Liver Cancer and Hepatitis C
Liver cancer is a risk for the more than 3 million people in the United States who have chronic hepatitis C. Research shows the impact of liver cancer on Americans is growing, along with the cases of hepatitis C.1
The rate of liver cancer in the United States rose by 20 percent between 2008 and 2017. Some states saw increases of more than 50 percent, with North Dakota topping the list at 107 percent. The rate of liver cancer dropped in only 3 states in the nation.2
The number of deaths from liver cancer in the United States also grew by 18 percent between 2008 and 2017. The American Cancer Society expects deaths from liver cancer to exceed 30,000 by the end of 2020. The deaths are not far behind the count of new liver cancer diagnoses, which will likely total almost 43,000 in 2020.2,3
The Centers for Disease Control and Prevention (CDC) points to 2 likely causes of the increase in liver cancer cases:4,5
- A surge in new HCV infections, which exceeded an estimated 50,000 in 2018
- Improved methods for reporting cases of hepatitis C virus (HCV) infections
Does hepatitis C cause liver cancer?
Long-term hepatitis C virus (HCV) and hepatitis B virus (HBV) infections are known to be the leading causes of liver cancer. This holds true around the world. In the United States, HCV causes more cases of liver cancer than HBV. In March 2016, the CDC reported that HCV accounts for 50 percent of all cases of liver cancer in the United States.5-7
Liver cancer usually follows cirrhosis of the liver. Cirrhosis can occur in people with long-term hepatitis C. The infection destroys healthy liver cells and causes scar tissue to form in their place.2,5,7
What increases a person’s risk of getting liver cancer?
Other factors besides hepatitis C and cirrhosis can also increase a person’s chance of getting liver cancer. These include conditions like obesity and type 2 diabetes, as well as behaviors like using alcohol and tobacco.5
Gender and race/ethnicity are also risk factors for liver cancer. Liver cancer occurs more often in men and in racial/ethnic minorities. In 2017, men had 3 times as many cases of liver cancer than women. Hispanic people had more new cases of liver cancer than any other race in 2017.2,5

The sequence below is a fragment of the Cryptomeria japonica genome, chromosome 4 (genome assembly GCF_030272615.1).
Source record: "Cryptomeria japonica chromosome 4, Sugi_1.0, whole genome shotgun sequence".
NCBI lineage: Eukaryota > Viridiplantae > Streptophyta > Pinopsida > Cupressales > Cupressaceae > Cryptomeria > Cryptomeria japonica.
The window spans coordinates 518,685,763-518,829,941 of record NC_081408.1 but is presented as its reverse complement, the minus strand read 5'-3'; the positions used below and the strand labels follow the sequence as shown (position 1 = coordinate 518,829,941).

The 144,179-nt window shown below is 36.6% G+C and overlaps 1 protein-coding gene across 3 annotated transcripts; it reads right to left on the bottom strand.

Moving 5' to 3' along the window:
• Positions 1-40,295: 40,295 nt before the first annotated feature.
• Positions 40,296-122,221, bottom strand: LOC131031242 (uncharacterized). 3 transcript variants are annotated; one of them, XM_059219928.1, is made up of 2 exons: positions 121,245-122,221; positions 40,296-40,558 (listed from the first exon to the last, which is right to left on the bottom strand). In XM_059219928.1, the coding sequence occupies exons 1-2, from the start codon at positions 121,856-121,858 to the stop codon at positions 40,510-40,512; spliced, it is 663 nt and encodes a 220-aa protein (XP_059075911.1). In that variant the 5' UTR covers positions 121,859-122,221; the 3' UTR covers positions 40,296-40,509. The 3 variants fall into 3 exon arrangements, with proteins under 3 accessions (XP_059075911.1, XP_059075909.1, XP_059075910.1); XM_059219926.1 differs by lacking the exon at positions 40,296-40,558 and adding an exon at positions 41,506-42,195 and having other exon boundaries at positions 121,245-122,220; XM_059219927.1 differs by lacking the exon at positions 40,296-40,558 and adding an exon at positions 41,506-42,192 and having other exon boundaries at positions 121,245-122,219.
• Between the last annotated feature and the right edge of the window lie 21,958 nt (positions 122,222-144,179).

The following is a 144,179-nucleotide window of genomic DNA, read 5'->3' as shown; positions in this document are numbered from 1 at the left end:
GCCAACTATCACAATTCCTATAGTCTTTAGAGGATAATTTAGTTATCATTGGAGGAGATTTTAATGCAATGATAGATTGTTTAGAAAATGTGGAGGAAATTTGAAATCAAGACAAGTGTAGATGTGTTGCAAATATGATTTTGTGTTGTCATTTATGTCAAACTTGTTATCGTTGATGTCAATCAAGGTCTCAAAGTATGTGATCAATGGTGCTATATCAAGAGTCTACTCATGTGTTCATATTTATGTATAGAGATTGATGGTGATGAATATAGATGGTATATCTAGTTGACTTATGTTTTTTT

Age can also play a role when it comes to liver cancer and hepatitis C. In 2017, people between the ages of 60 and 69 had more new cases of liver cancer than any other age group. This age group is also more likely to have had hepatitis C for a greater length of time than younger age groups.2
What can people with hepatitis C do to prevent liver cancer?
Although people with hepatitis C face a greater risk of liver cancer, they can do something about it.
Receiving treatment for HCV infection is the best way to prevent liver cancer. Of the 7 viruses known to cause cancer, HCV is 1 that can be cured. With current treatments, the cure rate for HCV is above 90 percent.1,7
People with hepatitis C can also undergo routine screening to monitor the health of their liver. Certain tests can pick up signs of liver cancer. Early detection and treatment of liver cancer can help improve outcomes.7
Making certain diet changes can also help when it comes to preventing cancer. For people with hepatitis C, not drinking alcohol is key for preserving liver health and function.7
If you have hepatitis C, your doctor can advise you on the best course of treatment. Your doctor can also help you keep an eye on your liver health through exams and tests. Observation and prompt treatment are major investments in your health that can protect you against liver cancer.
What dietary changes have you made to better manage hep C symptoms? (Select all that apply)